Turkey is still trendy, according to M&IT Christmas survey
The recent M&IT “Is turkey still trendy?” survey completed by corporate event planning agencies on the topic of Christmas events, found that clients are still requesting traditional Christmas food at parties.
In a time when experiential events seem to be outdating the traditional party format, it’s worth noting that some aspects remain very much the same.
Alongside traditional Christmas party menus, agencies also revealed that clients are still requesting city-centre venues, as opposed to second-tier destinations and confirmed that Thursdays and Fridays in December remain the most popular dates to hold Christmas events on.
However, new trends surfaced from the survey responses as one respondent added that while traditional themes are still prevalent, the agency has seen an increase of clients requesting bowl and street food style vendors, “something a bit different, for example, a dessert cart or self-service.”
However, perhaps most surprisingly of all, is that Christmas party budgets haven’t dropped since 2018.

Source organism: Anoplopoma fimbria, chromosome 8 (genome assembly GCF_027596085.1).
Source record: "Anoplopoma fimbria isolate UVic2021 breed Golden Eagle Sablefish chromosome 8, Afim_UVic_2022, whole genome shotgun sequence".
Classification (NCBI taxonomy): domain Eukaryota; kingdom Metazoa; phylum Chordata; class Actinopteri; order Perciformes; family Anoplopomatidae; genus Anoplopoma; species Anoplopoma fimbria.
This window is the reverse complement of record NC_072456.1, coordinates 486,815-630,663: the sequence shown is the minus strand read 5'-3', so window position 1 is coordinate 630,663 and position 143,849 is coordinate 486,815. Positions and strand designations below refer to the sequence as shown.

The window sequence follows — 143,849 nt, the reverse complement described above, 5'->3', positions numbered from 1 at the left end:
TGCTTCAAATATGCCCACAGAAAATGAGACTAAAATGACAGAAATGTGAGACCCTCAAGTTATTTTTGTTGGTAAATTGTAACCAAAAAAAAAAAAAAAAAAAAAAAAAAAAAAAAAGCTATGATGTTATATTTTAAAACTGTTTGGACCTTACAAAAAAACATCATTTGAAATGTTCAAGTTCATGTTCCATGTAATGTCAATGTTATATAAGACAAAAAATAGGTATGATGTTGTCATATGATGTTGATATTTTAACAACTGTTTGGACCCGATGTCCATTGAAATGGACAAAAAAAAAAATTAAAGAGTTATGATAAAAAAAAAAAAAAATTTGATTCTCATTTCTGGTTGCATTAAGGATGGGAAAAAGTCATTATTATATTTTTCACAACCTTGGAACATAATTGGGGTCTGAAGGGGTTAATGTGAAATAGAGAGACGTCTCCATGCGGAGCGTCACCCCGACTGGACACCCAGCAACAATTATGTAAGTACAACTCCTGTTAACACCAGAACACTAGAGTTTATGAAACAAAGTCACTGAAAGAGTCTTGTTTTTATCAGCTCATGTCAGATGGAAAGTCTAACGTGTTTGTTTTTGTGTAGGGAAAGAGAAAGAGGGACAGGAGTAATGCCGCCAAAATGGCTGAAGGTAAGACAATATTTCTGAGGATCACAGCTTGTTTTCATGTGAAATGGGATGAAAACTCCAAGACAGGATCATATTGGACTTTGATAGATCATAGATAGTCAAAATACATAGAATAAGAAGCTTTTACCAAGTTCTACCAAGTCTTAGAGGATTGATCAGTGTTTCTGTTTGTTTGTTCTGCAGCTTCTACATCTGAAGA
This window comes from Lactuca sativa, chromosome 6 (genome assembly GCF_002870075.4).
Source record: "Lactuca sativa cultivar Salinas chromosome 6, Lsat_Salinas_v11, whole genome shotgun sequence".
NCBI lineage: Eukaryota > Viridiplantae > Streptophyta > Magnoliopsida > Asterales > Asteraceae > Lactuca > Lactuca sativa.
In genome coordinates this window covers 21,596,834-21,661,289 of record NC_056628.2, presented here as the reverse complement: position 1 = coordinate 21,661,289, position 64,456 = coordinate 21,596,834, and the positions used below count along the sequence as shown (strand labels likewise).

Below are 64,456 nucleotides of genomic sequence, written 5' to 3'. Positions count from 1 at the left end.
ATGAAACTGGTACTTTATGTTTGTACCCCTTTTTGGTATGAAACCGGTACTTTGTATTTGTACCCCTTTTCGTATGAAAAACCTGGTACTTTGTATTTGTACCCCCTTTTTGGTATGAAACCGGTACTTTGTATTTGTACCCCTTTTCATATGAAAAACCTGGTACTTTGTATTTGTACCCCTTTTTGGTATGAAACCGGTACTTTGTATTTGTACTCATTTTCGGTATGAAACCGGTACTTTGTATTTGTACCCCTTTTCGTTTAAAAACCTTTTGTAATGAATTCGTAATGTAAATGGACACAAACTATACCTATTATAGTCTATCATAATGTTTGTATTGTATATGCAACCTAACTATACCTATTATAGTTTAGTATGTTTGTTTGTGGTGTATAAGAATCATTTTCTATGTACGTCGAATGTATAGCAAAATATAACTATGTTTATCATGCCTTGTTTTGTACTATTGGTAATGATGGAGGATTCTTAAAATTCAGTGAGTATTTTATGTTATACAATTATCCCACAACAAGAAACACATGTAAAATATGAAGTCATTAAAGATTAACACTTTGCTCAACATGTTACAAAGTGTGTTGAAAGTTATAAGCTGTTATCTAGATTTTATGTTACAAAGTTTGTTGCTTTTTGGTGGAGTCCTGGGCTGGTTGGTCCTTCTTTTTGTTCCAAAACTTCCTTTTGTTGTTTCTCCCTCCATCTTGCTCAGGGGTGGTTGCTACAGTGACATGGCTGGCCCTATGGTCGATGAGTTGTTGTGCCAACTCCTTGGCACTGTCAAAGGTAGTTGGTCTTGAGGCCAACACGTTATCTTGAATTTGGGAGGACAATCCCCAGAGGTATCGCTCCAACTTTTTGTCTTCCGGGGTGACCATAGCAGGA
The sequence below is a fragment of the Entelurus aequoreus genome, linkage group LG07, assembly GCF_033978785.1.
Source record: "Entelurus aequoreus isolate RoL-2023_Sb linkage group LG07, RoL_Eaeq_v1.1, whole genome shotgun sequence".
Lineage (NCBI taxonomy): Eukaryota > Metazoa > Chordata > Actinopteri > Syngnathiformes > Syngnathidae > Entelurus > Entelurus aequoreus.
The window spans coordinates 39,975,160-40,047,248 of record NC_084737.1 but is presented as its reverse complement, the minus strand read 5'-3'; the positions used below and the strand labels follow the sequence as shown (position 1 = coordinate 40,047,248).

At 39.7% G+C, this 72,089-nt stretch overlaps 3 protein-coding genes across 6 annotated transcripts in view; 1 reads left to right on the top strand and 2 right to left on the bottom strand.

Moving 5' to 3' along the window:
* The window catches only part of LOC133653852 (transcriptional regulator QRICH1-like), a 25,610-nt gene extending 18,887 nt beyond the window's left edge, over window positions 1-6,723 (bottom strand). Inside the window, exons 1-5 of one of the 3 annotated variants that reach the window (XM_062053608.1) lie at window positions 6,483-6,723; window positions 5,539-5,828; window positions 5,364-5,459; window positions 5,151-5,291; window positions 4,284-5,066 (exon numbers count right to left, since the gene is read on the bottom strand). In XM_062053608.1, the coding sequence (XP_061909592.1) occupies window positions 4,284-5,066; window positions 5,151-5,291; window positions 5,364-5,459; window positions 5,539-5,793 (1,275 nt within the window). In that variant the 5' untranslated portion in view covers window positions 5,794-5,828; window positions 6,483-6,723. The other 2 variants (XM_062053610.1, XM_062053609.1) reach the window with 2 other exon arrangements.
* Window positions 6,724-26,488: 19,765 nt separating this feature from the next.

Despite a weaker pound and Brexit uncertainty, corporates don’t seem to be depriving their employees of a Christmas party, with 40 per cent of surveyed agencies claiming companies are still willing to pay between £60 and £90 per person.
However, 20 per cent of survey respondents said they have noticed a rise in companies asking employees to pay for themselves.
While some aspects of the office Christmas party remain unchanged, survey respondents reported a decrease in traditional entertainment such as bandeoke, interactive entertainment whereby guests sing with a live, professional band.
“We’re getting more requests for themed parties, DJs and bands as entertainment at parties,” said one survey respondent.
Other requests for entertainment included having a photobooth at the venue which ties in with an emerging trend in clients wanting even more Instagrammable options.
In conjunction with a wider positive industry trend, 40 per cent of survey respondents said their client’s had shown a concern for how their Christmas parties would impact the environment, while 20 per cent said they weren’t sure if this was a concern for the client.
One respondent added that their client was looking for ways to donate uneaten food to charities, in a bid to lessen the environmental impact of their Christmas party.
Published Date: 18/06/2019